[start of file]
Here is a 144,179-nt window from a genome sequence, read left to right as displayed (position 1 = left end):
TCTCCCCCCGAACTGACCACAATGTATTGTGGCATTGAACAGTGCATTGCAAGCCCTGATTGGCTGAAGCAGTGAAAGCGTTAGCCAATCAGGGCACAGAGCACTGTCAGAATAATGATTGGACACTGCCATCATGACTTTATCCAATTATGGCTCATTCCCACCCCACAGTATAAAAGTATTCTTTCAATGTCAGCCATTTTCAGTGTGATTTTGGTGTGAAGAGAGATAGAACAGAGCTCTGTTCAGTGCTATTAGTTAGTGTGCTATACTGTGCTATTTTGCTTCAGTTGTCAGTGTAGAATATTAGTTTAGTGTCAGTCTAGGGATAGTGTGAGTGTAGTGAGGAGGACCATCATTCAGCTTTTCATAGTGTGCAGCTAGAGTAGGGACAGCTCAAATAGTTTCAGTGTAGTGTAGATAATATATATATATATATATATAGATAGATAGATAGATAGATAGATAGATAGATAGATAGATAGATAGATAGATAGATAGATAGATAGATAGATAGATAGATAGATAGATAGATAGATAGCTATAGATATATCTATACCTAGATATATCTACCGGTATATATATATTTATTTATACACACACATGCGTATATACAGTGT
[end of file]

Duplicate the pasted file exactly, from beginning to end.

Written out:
Here is a 144,179-nt window from a genome sequence, read left to right as displayed (position 1 = left end):
TCTCCCCCCGAACTGACCACAATGTATTGTGGCATTGAACAGTGCATTGCAAGCCCTGATTGGCTGAAGCAGTGAAAGCGTTAGCCAATCAGGGCACAGAGCACTGTCAGAATAATGATTGGACACTGCCATCATGACTTTATCCAATTATGGCTCATTCCCACCCCACAGTATAAAAGTATTCTTTCAATGTCAGCCATTTTCAGTGTGATTTTGGTGTGAAGAGAGATAGAACAGAGCTCTGTTCAGTGCTATTAGTTAGTGTGCTATACTGTGCTATTTTGCTTCAGTTGTCAGTGTAGAATATTAGTTTAGTGTCAGTCTAGGGATAGTGTGAGTGTAGTGAGGAGGACCATCATTCAGCTTTTCATAGTGTGCAGCTAGAGTAGGGACAGCTCAAATAGTTTCAGTGTAGTGTAGATAATATATATATATATATATATAGATAGATAGATAGATAGATAGATAGATAGATAGATAGATAGATAGATAGATAGATAGATAGATAGATAGATAGATAGATAGATAGATAGATAGATAGCTATAGATATATCTATACCTAGATATATCTACCGGTATATATATATTTATTTATACACACACATGCGTATATACAGTGT